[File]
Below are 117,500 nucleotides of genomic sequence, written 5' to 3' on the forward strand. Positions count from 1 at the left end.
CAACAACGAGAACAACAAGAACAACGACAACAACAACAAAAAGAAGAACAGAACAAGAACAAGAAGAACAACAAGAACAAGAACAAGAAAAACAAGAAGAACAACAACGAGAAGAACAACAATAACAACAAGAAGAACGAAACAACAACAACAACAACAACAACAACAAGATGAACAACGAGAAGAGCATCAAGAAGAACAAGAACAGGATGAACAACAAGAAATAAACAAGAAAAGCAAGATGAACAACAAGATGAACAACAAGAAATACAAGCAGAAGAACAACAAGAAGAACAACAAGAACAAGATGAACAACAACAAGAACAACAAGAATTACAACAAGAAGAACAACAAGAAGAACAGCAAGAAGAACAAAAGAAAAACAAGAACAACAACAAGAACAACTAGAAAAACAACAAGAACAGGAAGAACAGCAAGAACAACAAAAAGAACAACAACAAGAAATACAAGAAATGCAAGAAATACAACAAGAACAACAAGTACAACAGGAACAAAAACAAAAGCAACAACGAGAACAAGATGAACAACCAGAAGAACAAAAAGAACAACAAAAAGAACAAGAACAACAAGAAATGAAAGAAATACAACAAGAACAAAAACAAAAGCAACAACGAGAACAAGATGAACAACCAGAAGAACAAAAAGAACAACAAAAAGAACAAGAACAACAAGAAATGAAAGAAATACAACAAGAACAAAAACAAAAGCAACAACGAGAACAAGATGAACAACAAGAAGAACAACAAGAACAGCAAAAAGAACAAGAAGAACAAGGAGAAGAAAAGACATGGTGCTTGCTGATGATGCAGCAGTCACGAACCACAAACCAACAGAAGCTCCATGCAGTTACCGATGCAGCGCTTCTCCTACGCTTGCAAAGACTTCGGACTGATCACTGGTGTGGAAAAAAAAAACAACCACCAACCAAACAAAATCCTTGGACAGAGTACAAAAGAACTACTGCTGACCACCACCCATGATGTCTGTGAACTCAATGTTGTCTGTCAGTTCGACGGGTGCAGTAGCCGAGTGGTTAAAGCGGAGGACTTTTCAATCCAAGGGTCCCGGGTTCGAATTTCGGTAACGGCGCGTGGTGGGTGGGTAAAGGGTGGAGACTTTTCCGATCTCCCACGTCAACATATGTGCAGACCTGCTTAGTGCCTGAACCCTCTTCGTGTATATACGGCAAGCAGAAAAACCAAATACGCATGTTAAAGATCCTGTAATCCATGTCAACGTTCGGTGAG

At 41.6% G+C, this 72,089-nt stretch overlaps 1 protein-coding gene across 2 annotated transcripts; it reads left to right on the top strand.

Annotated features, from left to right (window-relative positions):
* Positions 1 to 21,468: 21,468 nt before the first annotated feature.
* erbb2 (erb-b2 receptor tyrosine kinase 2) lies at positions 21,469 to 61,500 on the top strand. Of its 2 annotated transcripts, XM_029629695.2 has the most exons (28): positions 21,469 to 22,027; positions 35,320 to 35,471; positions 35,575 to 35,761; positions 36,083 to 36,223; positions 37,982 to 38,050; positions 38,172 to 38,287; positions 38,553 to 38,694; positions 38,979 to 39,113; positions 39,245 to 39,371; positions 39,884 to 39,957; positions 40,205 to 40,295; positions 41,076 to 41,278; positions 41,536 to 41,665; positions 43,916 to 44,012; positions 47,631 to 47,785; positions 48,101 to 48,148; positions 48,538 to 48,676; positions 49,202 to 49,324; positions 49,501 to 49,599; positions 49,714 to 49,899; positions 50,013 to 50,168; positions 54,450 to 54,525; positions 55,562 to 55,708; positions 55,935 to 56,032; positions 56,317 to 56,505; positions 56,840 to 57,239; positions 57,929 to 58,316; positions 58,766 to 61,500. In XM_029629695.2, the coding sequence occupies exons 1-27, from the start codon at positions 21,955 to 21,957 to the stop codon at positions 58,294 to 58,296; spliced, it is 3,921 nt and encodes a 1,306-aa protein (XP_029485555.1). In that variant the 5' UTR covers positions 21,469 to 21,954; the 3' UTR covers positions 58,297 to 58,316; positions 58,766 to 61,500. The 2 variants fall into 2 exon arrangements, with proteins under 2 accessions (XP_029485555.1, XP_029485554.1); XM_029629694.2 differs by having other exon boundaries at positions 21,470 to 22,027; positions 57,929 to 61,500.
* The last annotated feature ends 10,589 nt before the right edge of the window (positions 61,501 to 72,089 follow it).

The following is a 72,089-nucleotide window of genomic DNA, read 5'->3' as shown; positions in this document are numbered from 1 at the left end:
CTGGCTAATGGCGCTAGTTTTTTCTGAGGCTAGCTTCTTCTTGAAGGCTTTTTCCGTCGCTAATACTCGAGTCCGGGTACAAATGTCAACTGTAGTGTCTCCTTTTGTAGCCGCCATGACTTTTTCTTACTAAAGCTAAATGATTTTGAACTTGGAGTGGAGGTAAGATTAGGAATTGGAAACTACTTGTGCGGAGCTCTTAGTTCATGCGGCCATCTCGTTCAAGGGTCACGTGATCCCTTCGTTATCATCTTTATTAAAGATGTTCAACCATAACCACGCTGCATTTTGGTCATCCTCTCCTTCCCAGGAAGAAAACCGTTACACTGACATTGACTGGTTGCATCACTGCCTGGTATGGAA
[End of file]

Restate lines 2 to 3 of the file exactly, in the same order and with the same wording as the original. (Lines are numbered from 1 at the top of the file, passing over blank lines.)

CAACAACGAGAACAACAAGAACAACGACAACAACAACAAAAAGAAGAACAGAACAAGAACAAGAAGAACAACAAGAACAAGAACAAGAAAAACAAGAAGAACAACAACGAGAAGAACAACAATAACAACAAGAAGAACGAAACAACAACAACAACAACAACAACAACAAGATGAACAACGAGAAGAGCATCAAGAAGAACAAGAACAGGATGAACAACAAGAAATAAACAAGAAAAGCAAGATGAACAACAAGATGAACAACAAGAAATACAAGCAGAAGAACAACAAGAAGAACAACAAGAACAAGATGAACAACAACAAGAACAACAAGAATTACAACAAGAAGAACAACAAGAAGAACAGCAAGAAGAACAAAAGAAAAACAAGAACAACAACAAGAACAACTAGAAAAACAACAAGAACAGGAAGAACAGCAAGAACAACAAAAAGAACAACAACAAGAAATACAAGAAATGCAAGAAATACAACAAGAACAACAAGTACAACAGGAACAAAAACAAAAGCAACAACGAGAACAAGATGAACAACCAGAAGAACAAAAAGAACAACAAAAAGAACAAGAACAACAAGAAATGAAAGAAATACAACAAGAACAAAAACAAAAGCAACAACGAGAACAAGATGAACAACCAGAAGAACAAAAAGAACAACAAAAAGAACAAGAACAACAAGAAATGAAAGAAATACAACAAGAACAAAAACAAAAGCAACAACGAGAACAAGATGAACAACAAGAAGAACAACAAGAACAGCAAAAAGAACAAGAAGAACAAGGAGAAGAAAAGACATGGTGCTTGCTGATGATGCAGCAGTCACGAACCACAAACCAACAGAAGCTCCATGCAGTTACCGATGCAGCGCTTCTCCTACGCTTGCAAAGACTTCGGACTGATCACTGGTGTGGAAAAAAAAAACAACCACCAACCAAACAAAATCCTTGGACAGAGTACAAAAGAACTACTGCTGACCACCACCCATGATGTCTGTGAACTCAATGTTGTCTGTCAGTTCGACGGGTGCAGTAGCCGAGTGGTTAAAGCGGAGGACTTTTCAATCCAAGGGTCCCGGGTTCGAATTTCGGTAACGGCGCGTGGTGGGTGGGTAAAGGGTGGAGACTTTTCCGATCTCCCACGTCAACATATGTGCAGACCTGCTTAGTGCCTGAACCCTCTTCGTGTATATACGGCAAGCAGAAAAACCAAATACGCATGTTAAAGATCCTGTAATCCATGTCAACGTTCGGTGAG

At 41.6% G+C, this 72,089-nt stretch overlaps 1 protein-coding gene across 2 annotated transcripts; it reads left to right on the top strand.